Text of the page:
The lovely people behind Weird 11 kindly contacted me and asked if I would be interested in being one of their guest speakers. How could I possibly refuse?
Although I wasn’t able to attend for the whole weekend, I did arrive first thing Sunday morning at the venue, the lovely M.E.C.A. building in Swindon. This art deco-styled building was originally built as the Regent Theatre in 1929 and later it was transformed into the Odeon cinema in the 1960s and 70s before being abandoned. If you ever find yourself in Swindon I recommend, if it’s possible, going inside and taking a look at the main hall’s decorated ceiling, it’s great. The venue itself can hold a large body of people so as you can imagine a hall with row upon row of seats in front of a large stage, which was set out with a large projection screen and a lectern.
The venue itself was easy to find but, as the organisers kindly pointed out, car parking wasn’t available at the venue itself but there were plenty of NCPs close by. NCPs for any visitor isn’t cheap but it’s a problem many UK cities have.
However, one thing I must say about the Weird team is that they were very approachable, very friendly and helpful and they took good care of me. A really big thank you to Chris, Andrea and Chris’s brother for sorting practically everything out. The team worked their socks off just to make sure the conference visitor had a great time – about 100 remained at the end of Sunday. After a quick chat with Chris, I headed to the bar and treated myself to a much-needed coffee and a bacon butty, which was yummy and cheap.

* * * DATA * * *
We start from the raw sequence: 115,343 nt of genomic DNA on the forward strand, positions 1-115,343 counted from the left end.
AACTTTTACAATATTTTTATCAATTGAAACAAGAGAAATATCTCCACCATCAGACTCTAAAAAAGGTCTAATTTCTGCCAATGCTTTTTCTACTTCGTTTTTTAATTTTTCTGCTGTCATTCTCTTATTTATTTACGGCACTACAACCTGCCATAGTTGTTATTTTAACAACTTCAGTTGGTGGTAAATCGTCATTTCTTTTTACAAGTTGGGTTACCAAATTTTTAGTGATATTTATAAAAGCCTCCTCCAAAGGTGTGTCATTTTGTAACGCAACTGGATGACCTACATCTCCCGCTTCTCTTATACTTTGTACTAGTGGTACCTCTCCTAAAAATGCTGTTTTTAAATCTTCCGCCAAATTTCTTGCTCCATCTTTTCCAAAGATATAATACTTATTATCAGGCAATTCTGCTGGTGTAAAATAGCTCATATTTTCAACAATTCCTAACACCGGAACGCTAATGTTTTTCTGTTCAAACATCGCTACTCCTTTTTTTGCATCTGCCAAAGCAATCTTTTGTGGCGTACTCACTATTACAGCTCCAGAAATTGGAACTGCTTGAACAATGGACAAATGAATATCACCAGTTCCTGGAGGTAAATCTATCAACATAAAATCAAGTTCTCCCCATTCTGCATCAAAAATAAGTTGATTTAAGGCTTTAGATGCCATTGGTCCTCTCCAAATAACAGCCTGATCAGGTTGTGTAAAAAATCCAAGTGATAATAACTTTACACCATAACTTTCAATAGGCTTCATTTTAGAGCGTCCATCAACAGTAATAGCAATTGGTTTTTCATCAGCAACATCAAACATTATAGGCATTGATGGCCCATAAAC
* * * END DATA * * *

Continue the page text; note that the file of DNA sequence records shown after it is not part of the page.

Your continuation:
Our MC for the day was veteran researcher Malcolm Robinson and I managed to have a quick chat with him before bumping into a couple of friends (hello Steve from London).
Marcus Allen was the first speaker and his presentation began with a commercial promotion of Nexus magazine, which he publishes and distributes throughout the UK. His talk focused on the pyramids of Egypt and how these amazing architectural buildings were constructed. Marcus spoke clearly, however, I felt somewhat disappointed with this talk, not because of the amazing photographs he showed but by his argument that ancient Egyptians could not have built these magnificent works using copper alloy and diorite tools. That the precision required to make the granite blocks used to build the pyramids would have required a more superior technology. He also slammed the hard work done by countless numbers of professional Egyptologists. What was clearly lacking was a bit of hardcore information about why Egyptologists think that copper alloy chisels and diorite hammers were used in the first place. Instead, he called for hard evidence to show how such incredible works were made with such basic tools.
I’m sorry Mr. Allen but you yourself should have provided the evidence to show why countless academics are incorrect in their conclusions. Of course, no mention was ever given to the application of sand as an abrasive that can be used to shape basalt and diorite is hard enough to break the rock. Unfortunately, tools and time alone cannot make items of wonder, it’s down to the artisan’s own skill and knowledge, much of which is known about. Let us not devalue the craftmanship and knowledge our ancient ancestors had.